Book Reviews: Art + Fashion

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This is the time of year that we turn our attentions towards beautifully packaged surprises and time with family and friends.  The generous size, plethora of lush color photographs, and lively, eye-catching graphic design of E.P. Cutler’s and Julien Tomasello’s Art + Fashion: Collaborations and Connections Between Icons are tailor-made for holiday excess and communal viewing.  The overall tone is exuberant and infectious, and feels like talking with your best friends–in addition to your current reading and viewing company–about your favorite subjects.

The rock-’em, sock-’em colors chosen for the cloth cover (hot pink), end pages (chartreuse and coral), foredge (blue and green contrasting patterns), and throughout the publication reflect the joyous occasion of the marriage of art and fashion. Nick Cave dances in one of his intricately textured and patterned sound suits on the visually compelling book jacket.

Colorful foredge on E.P. Cutler's and Julien Tomasello's Art + Fashion, Chronicle Books, 2015

Colorful foredge on E.P. Cutler’s and Julien Tomasello’s Art + Fashion, Chronicle Books, 2015

Art and fashion here is celebrated, not debated. In the introduction, the authors make clear their stance that the “‘art versus fashion’ argument is tired”.  For those looking for an in-depth discussion on the various intersections of “Art” and “Fashion” the authors direct the reader to Adam Geczy’s and Vicki Karaminas’s Fashion and Art (Berg, 2012), but they are adamant that they have little interest in this argument or in creating another academic survey of the disparities or perceived hierarchies between the two disciplines.  The authors contend that art and fashion are two different approaches that can go great together–argument settled–let’s move on.  (They do, however, include a page of quotes by various designers from Jean Paul Gaultier to Mary Katrantzou, reflecting the range of creators’ opinions from ambivalence to unequivocal as to whether fashion is indeed art).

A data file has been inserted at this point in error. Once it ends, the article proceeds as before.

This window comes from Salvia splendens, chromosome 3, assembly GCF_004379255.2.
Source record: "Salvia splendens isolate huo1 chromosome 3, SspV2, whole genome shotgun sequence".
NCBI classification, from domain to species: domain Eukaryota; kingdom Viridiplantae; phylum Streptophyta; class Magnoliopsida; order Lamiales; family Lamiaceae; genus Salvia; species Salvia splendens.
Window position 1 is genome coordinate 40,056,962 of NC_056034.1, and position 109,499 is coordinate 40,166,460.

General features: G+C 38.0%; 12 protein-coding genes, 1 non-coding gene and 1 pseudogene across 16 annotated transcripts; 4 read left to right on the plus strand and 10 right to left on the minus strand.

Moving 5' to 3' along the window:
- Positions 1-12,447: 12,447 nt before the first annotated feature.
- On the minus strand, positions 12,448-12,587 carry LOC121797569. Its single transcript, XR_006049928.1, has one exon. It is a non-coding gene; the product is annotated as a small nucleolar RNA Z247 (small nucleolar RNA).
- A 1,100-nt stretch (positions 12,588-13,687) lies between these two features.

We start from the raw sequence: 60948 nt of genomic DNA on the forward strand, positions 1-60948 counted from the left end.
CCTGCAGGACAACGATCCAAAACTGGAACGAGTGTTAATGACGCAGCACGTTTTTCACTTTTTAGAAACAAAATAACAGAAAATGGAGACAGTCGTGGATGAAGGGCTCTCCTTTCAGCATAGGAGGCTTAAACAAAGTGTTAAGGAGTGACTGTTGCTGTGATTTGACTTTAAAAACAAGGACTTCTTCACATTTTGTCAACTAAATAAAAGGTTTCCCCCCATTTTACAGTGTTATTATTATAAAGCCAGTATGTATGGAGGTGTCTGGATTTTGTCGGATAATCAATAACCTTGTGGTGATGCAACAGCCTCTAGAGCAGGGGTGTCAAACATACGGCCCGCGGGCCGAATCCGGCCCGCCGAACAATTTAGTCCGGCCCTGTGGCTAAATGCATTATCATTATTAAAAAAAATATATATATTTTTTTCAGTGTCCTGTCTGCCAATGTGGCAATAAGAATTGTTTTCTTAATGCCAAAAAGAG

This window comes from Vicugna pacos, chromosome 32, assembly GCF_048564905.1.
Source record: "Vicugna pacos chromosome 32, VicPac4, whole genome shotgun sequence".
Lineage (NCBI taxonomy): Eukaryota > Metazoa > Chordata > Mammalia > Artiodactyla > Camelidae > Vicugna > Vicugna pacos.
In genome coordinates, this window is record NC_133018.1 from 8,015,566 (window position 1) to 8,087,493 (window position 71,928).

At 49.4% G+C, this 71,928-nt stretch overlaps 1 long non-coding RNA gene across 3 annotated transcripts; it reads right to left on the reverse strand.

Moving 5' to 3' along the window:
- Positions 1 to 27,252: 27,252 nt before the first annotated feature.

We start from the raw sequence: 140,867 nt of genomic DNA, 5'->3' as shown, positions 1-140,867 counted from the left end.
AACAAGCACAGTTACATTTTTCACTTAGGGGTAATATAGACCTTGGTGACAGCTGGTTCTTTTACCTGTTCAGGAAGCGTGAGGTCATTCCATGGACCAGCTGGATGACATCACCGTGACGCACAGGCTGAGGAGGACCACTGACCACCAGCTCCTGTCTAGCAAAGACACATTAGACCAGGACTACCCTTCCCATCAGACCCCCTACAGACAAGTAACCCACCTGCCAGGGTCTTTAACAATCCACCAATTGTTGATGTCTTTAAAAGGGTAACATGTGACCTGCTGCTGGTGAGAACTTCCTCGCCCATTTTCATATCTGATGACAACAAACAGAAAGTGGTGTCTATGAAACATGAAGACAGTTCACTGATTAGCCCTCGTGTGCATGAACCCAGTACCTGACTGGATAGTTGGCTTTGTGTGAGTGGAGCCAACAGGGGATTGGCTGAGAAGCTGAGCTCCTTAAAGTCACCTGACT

The authors are unapologetic about their particular approach to the the subject and state their intentions clearly and with gusto. They recognize the incompleteness of their compendium of collaborations and are emphatic about their choices.  They “use [the term] collaboration fluidly”, to include projects with fashion models and editorial spreads, for example, and thus broaden the definition and the possibilities for inclusion. For all 25 collaborations chosen by the authors, the thread that holds them together is that they are projects of “heart-stopping brilliance” (p. 13), a subjective and unabashedly passionate metric.  The text reads at times like a love letter to the featured creators, which may turn off those dedicated to the tone academic distance.  But it is a sense of wonder, awe, and admiration that the authors wish to invoke here, not a study of distanced analysis.

The collaborations are not organized chronologically or thematically, which, depending upon your viewpoint, you may find serendipitous and unexpected or frustrating and disorienting.  I personally liked this approach, and found their choices of the well-known (Elsa Schiaparelli and Salvador Dali) to the relatively lesser-known (Richard Anuszkiewicz and Jacques Kaplan) and the random arrangement satisfying, which creates an anticipation of “what’s next” as one turns the pages.  Collaborations focus on a variety of themes including the role of nostalgia, clothing’s relationship to the body, and the intersection of fashion and film. The deliberate inclusion of collaborations centered around menswear is refreshing and welcoming.

Richard Anuszkiewicz painting, and Jacques Kaplan coat painted with black dots by Anuszkiewicz, in E.P. Cutler's and Julien Tomasello's Art + Fashion, Chronicle Books, 2015

Richard Anuszkiewicz painting, 1965, and Jacques Kaplan coat painted with black dots by Anuszkiewicz, 1963, in E.P. Cutler’s and Julien Tomasello’s Art + Fashion, Chronicle Books, 2015

The presentation format for each collaboration is a two-page spread announcing the individuals and/or companies involved, followed by two pages of text on the background and context, and then two or more pages of photographs.  The images are impressively presented and reproduced in color (when that is the original format), often on the entirety of the page. This publication is, after all, a collaboration between a photography editor and a fashion scholar, and the image is just as important as the text. Also significant is that all photographers within a collaboration are named, not simply the publication in which the work appeared.